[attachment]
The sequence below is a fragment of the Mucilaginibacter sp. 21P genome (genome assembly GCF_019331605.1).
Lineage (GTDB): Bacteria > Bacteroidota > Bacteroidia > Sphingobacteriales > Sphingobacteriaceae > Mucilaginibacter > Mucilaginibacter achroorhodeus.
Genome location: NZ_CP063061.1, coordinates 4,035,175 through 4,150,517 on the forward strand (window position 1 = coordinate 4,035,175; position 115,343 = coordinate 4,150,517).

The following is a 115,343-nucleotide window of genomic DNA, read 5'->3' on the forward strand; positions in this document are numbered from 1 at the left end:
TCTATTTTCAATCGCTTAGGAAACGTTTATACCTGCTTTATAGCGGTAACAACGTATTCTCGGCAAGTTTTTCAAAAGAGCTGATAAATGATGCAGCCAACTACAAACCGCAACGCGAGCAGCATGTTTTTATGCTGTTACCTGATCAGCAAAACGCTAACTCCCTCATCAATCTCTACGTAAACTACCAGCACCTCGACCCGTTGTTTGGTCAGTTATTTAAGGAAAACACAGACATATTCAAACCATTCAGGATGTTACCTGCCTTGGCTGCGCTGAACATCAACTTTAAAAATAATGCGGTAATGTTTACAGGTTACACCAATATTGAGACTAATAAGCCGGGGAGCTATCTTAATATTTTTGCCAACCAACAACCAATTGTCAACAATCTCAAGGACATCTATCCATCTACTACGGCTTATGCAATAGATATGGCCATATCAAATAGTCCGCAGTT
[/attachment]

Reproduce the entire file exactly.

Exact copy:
The sequence below is a fragment of the Mucilaginibacter sp. 21P genome (genome assembly GCF_019331605.1).
Lineage (GTDB): Bacteria > Bacteroidota > Bacteroidia > Sphingobacteriales > Sphingobacteriaceae > Mucilaginibacter > Mucilaginibacter achroorhodeus.
Genome location: NZ_CP063061.1, coordinates 4,035,175 through 4,150,517 on the forward strand (window position 1 = coordinate 4,035,175; position 115,343 = coordinate 4,150,517).

The following is a 115,343-nucleotide window of genomic DNA, read 5'->3' on the forward strand; positions in this document are numbered from 1 at the left end:
TCTATTTTCAATCGCTTAGGAAACGTTTATACCTGCTTTATAGCGGTAACAACGTATTCTCGGCAAGTTTTTCAAAAGAGCTGATAAATGATGCAGCCAACTACAAACCGCAACGCGAGCAGCATGTTTTTATGCTGTTACCTGATCAGCAAAACGCTAACTCCCTCATCAATCTCTACGTAAACTACCAGCACCTCGACCCGTTGTTTGGTCAGTTATTTAAGGAAAACACAGACATATTCAAACCATTCAGGATGTTACCTGCCTTGGCTGCGCTGAACATCAACTTTAAAAATAATGCGGTAATGTTTACAGGTTACACCAATATTGAGACTAATAAGCCGGGGAGCTATCTTAATATTTTTGCCAACCAACAACCAATTGTCAACAATCTCAAGGACATCTATCCATCTACTACGGCTTATGCAATAGATATGGCCATATCAAATAGTCCGCAGTT